THIS GOTH BITCH #2, $4, 5½” x 8½”, copied, 20 pgs.

This Goth Bitch knows what’s up in the world of goth, and these handy zines will help you be the best one you can be. This Goth Bitch is reminiscent of old gossip magazines you used to get as a teen at 7-Eleven or Circle K, whichever you lived next to. Chock full of great illustrations, hair guides, obscure goth music recommendations, anime, and horror-scopes, this zine is a great fun read for any goth, or goth fan. Highly recommended, especially for those sexy horror centerfolds. This issue is Jason Vorhees in all his buff glory. –Iggy Nicklbottum (Michael Vincent Garcia, etsy.com/shop/michaelvincentgarcia)

TARANTULA VANIA, $?, 5½” x 8½”, copied, 30 pgs.

Super juvenile and trite, and for these reasons I both think it’s charming and hideously droll, Tarantula Vania is a tale of classic Dracula with a heavy dose of ‘80s kitsch horror. Crude in storyline, dialogue, as well as crayola and magic marker drawings, it unfolds in a relatively obvious way. It’s charming and endearing, like reading an emo teen goth’s angst-ridden notebook. –Camylle Reynolds (IG:@veek1313, FB: @veek1313, Twitter: @fight_that)

STUPORHERO, $10, 5½” x 8½”, copied zine with CD, 48 pgs.

Mixed art zine with lyrics to each song featured on an included CD. Sugary sweet pop punk songs throughout the CD (digital download code also available). Zine is filled with mini comics, collage pages with lyrics to each song written out, random fake advice columns, and photography. Songs on the CD were a little too clean, polished, and a little too pop punk for me, but the zine and music combo format is a great idea! –Tricia Ramos (Sturporhero, stuporhero@gmail.com, stuporhero.com)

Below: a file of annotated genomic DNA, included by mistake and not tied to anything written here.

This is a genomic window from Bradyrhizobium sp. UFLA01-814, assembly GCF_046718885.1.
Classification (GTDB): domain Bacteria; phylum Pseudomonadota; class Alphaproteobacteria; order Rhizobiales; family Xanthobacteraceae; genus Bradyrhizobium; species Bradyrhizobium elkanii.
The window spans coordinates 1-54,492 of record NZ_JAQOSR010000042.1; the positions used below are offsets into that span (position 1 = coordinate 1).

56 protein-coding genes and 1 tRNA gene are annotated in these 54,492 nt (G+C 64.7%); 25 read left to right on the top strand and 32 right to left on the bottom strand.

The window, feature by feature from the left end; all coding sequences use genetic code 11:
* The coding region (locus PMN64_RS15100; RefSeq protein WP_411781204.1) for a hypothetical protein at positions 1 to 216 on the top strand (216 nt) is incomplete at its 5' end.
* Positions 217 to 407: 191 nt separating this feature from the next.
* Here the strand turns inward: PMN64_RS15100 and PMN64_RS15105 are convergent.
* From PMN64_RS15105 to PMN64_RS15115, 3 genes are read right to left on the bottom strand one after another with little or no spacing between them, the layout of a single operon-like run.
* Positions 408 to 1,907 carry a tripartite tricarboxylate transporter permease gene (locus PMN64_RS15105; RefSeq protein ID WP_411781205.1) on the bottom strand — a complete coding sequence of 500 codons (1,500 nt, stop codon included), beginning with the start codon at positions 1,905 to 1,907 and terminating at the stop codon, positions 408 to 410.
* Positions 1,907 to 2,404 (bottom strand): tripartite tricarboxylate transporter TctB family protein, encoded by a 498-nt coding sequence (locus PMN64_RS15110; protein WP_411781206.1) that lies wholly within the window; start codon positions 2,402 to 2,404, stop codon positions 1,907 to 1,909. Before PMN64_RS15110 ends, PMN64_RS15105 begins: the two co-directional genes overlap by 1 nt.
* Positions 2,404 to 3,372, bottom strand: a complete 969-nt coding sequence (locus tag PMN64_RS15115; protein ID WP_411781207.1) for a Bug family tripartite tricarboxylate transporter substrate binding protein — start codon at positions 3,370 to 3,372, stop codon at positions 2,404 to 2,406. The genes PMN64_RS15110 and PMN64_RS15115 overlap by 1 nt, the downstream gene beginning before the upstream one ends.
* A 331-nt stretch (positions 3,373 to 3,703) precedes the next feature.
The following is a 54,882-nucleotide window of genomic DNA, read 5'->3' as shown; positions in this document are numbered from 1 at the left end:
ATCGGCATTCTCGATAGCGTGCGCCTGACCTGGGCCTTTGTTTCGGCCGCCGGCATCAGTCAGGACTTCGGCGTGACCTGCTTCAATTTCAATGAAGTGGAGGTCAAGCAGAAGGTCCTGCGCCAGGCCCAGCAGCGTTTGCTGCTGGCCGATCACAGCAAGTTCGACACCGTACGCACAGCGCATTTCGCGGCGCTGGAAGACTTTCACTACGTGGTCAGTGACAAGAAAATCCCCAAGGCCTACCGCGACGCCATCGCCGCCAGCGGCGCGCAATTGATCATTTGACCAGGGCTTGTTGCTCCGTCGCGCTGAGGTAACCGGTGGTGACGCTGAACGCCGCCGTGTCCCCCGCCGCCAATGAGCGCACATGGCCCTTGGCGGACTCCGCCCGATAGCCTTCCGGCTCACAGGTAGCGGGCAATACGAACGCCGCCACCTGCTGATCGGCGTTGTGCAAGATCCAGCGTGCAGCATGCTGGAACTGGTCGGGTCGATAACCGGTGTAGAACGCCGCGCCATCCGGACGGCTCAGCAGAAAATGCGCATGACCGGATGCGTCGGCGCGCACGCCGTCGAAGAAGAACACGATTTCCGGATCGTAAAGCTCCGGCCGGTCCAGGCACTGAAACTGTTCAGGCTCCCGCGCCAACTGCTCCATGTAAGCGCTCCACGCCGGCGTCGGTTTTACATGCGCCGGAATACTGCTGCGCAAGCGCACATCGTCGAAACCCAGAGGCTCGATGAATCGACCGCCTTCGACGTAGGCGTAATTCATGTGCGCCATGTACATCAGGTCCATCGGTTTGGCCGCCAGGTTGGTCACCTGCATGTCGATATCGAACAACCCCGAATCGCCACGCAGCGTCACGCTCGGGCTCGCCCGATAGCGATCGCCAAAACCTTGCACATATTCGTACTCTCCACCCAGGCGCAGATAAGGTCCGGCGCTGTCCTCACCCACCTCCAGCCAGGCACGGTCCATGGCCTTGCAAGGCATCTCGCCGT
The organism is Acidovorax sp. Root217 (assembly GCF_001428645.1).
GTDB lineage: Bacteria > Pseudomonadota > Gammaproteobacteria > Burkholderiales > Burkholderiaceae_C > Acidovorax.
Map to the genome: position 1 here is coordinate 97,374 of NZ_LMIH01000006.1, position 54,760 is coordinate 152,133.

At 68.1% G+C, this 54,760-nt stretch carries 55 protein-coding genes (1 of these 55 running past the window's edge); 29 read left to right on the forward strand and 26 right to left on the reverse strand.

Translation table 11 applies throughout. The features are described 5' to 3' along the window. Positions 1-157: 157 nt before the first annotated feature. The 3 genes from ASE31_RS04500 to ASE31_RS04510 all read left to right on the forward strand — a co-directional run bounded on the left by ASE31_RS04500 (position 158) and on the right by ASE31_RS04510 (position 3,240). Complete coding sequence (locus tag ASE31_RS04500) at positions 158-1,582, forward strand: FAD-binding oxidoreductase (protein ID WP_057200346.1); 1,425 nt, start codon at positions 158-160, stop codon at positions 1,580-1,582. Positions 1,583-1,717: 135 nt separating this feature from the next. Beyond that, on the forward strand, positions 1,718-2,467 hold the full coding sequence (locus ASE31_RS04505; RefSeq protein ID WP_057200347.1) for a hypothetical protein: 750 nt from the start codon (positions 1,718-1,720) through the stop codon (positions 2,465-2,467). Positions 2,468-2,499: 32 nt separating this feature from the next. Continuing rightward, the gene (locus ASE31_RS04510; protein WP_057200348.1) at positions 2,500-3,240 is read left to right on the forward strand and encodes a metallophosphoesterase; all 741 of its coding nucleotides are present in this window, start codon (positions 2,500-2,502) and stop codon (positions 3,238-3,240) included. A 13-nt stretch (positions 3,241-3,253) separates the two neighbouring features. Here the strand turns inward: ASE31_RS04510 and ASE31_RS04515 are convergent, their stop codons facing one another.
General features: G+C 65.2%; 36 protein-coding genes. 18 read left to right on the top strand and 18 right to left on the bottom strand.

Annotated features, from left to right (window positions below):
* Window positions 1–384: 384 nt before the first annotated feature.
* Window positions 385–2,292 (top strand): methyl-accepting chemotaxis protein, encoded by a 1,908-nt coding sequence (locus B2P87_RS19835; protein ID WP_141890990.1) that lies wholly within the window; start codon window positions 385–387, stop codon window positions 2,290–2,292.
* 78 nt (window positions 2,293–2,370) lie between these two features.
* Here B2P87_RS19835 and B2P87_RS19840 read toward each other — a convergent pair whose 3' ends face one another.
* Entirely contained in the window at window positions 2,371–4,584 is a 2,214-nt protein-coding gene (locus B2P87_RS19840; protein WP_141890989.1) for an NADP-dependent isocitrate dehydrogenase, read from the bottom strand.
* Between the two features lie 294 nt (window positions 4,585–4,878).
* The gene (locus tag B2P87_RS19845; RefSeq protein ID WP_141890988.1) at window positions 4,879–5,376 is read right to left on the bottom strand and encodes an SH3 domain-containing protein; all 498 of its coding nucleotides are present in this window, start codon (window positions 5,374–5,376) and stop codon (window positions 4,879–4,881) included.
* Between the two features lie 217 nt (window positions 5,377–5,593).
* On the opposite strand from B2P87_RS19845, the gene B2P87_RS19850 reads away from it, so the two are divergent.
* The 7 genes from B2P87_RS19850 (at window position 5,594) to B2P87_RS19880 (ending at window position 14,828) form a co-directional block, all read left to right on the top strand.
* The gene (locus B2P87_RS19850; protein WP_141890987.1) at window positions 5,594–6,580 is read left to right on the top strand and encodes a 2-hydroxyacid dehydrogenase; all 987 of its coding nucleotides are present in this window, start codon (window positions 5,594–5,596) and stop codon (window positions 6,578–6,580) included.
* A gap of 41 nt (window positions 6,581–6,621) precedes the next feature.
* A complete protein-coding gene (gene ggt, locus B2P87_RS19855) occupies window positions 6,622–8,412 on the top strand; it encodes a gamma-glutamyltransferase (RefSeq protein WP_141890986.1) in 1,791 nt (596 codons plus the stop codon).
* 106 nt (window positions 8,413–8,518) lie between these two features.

SHIT SHOW #3, $4.99, 5½” x 8½”, copied, 26 pgs.

Ah, the power of pulp. This zine edited by John Borges and Matt Pagourg is boasts a stamp for winning the 2016 Bloody Typewriter Award… but the first paragraph of the first story really does not show this excellence. Using “pore” instead of “pour,” and missing words are only the beginning of this tragedy of a story. It’s so rushed and sloppy, and it honestly made me so angry for finishing it. There’s so much to say about this one, but there’s no time. Thankfully, this zine was saved by a highly entertaining second story that proves that trash can be poetic, and I thank it for actually having an interesting story, with great writing and wit. There are two other stories here as well, but one is a second part and I have not read the first, and the last one is a bad attempt at political dark comedy. This collection of modern trash pulp may be fifty-fifty but it has some great, weird artwork and centerfolds. I have hope it could be saved in other issues, as we need more pulp in this world. –Iggy Nicklbottum (shitshowpulps.com)